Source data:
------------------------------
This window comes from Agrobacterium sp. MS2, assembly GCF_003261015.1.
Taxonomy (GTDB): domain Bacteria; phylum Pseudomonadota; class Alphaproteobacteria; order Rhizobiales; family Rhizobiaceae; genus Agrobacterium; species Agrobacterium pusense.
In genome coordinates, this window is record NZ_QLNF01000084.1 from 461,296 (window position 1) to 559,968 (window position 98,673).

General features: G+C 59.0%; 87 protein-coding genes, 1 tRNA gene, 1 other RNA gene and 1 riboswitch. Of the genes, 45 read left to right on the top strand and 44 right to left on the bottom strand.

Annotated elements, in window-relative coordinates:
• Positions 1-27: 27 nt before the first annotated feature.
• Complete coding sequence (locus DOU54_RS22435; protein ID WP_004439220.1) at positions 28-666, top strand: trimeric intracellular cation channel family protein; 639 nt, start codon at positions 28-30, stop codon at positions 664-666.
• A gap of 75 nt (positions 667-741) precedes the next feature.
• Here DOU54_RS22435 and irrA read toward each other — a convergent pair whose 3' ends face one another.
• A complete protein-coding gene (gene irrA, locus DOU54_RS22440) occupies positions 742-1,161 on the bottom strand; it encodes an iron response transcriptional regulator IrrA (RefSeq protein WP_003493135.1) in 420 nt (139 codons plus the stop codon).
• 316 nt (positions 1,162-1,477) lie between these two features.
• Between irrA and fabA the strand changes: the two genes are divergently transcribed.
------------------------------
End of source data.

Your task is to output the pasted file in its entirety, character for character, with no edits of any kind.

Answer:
This window comes from Agrobacterium sp. MS2, assembly GCF_003261015.1.
Taxonomy (GTDB): domain Bacteria; phylum Pseudomonadota; class Alphaproteobacteria; order Rhizobiales; family Rhizobiaceae; genus Agrobacterium; species Agrobacterium pusense.
In genome coordinates, this window is record NZ_QLNF01000084.1 from 461,296 (window position 1) to 559,968 (window position 98,673).

General features: G+C 59.0%; 87 protein-coding genes, 1 tRNA gene, 1 other RNA gene and 1 riboswitch. Of the genes, 45 read left to right on the top strand and 44 right to left on the bottom strand.

Annotated elements, in window-relative coordinates:
• Positions 1-27: 27 nt before the first annotated feature.
• Complete coding sequence (locus DOU54_RS22435; protein ID WP_004439220.1) at positions 28-666, top strand: trimeric intracellular cation channel family protein; 639 nt, start codon at positions 28-30, stop codon at positions 664-666.
• A gap of 75 nt (positions 667-741) precedes the next feature.
• Here DOU54_RS22435 and irrA read toward each other — a convergent pair whose 3' ends face one another.
• A complete protein-coding gene (gene irrA, locus DOU54_RS22440) occupies positions 742-1,161 on the bottom strand; it encodes an iron response transcriptional regulator IrrA (RefSeq protein WP_003493135.1) in 420 nt (139 codons plus the stop codon).
• 316 nt (positions 1,162-1,477) lie between these two features.
• Between irrA and fabA the strand changes: the two genes are divergently transcribed.